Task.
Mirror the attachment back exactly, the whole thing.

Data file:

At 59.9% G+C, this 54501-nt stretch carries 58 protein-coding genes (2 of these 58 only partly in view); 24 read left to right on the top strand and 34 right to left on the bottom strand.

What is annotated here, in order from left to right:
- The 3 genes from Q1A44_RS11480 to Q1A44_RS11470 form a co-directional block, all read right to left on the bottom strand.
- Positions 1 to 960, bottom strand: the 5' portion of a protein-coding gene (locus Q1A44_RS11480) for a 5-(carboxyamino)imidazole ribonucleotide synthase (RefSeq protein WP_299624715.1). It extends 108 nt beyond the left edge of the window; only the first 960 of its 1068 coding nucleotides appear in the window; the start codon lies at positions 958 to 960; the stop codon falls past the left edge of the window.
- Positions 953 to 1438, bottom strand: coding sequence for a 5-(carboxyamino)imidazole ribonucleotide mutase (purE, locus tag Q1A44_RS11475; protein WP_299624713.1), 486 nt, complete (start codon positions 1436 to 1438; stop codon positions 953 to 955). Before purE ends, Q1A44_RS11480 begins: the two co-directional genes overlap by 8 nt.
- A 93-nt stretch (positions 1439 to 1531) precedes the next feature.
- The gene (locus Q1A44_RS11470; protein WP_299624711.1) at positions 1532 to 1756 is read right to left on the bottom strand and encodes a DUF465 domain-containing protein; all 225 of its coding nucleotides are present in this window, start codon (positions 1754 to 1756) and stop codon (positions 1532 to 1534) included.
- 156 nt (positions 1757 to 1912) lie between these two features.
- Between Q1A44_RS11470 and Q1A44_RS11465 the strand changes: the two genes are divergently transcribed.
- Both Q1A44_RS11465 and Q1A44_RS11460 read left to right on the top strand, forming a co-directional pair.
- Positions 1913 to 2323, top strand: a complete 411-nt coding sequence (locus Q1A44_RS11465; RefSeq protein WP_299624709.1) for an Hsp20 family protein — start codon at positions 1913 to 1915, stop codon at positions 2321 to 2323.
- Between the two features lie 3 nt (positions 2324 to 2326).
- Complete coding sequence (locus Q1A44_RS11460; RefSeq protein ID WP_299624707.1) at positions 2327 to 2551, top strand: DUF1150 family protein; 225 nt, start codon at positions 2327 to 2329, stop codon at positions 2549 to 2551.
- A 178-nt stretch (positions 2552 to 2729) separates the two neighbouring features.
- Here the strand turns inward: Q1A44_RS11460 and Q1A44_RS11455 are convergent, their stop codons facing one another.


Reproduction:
At 59.9% G+C, this 54501-nt stretch carries 58 protein-coding genes (2 of these 58 only partly in view); 24 read left to right on the top strand and 34 right to left on the bottom strand.

What is annotated here, in order from left to right:
- The 3 genes from Q1A44_RS11480 to Q1A44_RS11470 form a co-directional block, all read right to left on the bottom strand.
- Positions 1 to 960, bottom strand: the 5' portion of a protein-coding gene (locus Q1A44_RS11480) for a 5-(carboxyamino)imidazole ribonucleotide synthase (RefSeq protein WP_299624715.1). It extends 108 nt beyond the left edge of the window; only the first 960 of its 1068 coding nucleotides appear in the window; the start codon lies at positions 958 to 960; the stop codon falls past the left edge of the window.
- Positions 953 to 1438, bottom strand: coding sequence for a 5-(carboxyamino)imidazole ribonucleotide mutase (purE, locus tag Q1A44_RS11475; protein WP_299624713.1), 486 nt, complete (start codon positions 1436 to 1438; stop codon positions 953 to 955). Before purE ends, Q1A44_RS11480 begins: the two co-directional genes overlap by 8 nt.
- A 93-nt stretch (positions 1439 to 1531) precedes the next feature.
- The gene (locus Q1A44_RS11470; protein WP_299624711.1) at positions 1532 to 1756 is read right to left on the bottom strand and encodes a DUF465 domain-containing protein; all 225 of its coding nucleotides are present in this window, start codon (positions 1754 to 1756) and stop codon (positions 1532 to 1534) included.
- 156 nt (positions 1757 to 1912) lie between these two features.
- Between Q1A44_RS11470 and Q1A44_RS11465 the strand changes: the two genes are divergently transcribed.
- Both Q1A44_RS11465 and Q1A44_RS11460 read left to right on the top strand, forming a co-directional pair.
- Positions 1913 to 2323, top strand: a complete 411-nt coding sequence (locus Q1A44_RS11465; RefSeq protein WP_299624709.1) for an Hsp20 family protein — start codon at positions 1913 to 1915, stop codon at positions 2321 to 2323.
- Between the two features lie 3 nt (positions 2324 to 2326).
- Complete coding sequence (locus Q1A44_RS11460; RefSeq protein ID WP_299624707.1) at positions 2327 to 2551, top strand: DUF1150 family protein; 225 nt, start codon at positions 2327 to 2329, stop codon at positions 2549 to 2551.
- A 178-nt stretch (positions 2552 to 2729) separates the two neighbouring features.
- Here the strand turns inward: Q1A44_RS11460 and Q1A44_RS11455 are convergent, their stop codons facing one another.